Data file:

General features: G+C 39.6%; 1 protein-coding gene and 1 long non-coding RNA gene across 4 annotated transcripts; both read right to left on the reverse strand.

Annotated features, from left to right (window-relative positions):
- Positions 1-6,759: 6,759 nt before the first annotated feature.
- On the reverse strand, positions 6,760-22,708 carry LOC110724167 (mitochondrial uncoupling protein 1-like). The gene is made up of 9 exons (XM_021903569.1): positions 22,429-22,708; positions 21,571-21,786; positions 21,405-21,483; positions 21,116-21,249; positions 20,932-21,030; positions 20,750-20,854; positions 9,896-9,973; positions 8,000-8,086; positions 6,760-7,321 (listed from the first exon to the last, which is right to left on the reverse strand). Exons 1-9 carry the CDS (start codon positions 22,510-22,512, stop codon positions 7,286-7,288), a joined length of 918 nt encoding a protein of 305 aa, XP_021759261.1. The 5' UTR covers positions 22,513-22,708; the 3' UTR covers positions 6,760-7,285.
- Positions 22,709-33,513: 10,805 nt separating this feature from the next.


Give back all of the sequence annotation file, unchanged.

General features: G+C 39.6%; 1 protein-coding gene and 1 long non-coding RNA gene across 4 annotated transcripts; both read right to left on the reverse strand.

Annotated features, from left to right (window-relative positions):
- Positions 1-6,759: 6,759 nt before the first annotated feature.
- On the reverse strand, positions 6,760-22,708 carry LOC110724167 (mitochondrial uncoupling protein 1-like). The gene is made up of 9 exons (XM_021903569.1): positions 22,429-22,708; positions 21,571-21,786; positions 21,405-21,483; positions 21,116-21,249; positions 20,932-21,030; positions 20,750-20,854; positions 9,896-9,973; positions 8,000-8,086; positions 6,760-7,321 (listed from the first exon to the last, which is right to left on the reverse strand). Exons 1-9 carry the CDS (start codon positions 22,510-22,512, stop codon positions 7,286-7,288), a joined length of 918 nt encoding a protein of 305 aa, XP_021759261.1. The 5' UTR covers positions 22,513-22,708; the 3' UTR covers positions 6,760-7,285.
- Positions 22,709-33,513: 10,805 nt separating this feature from the next.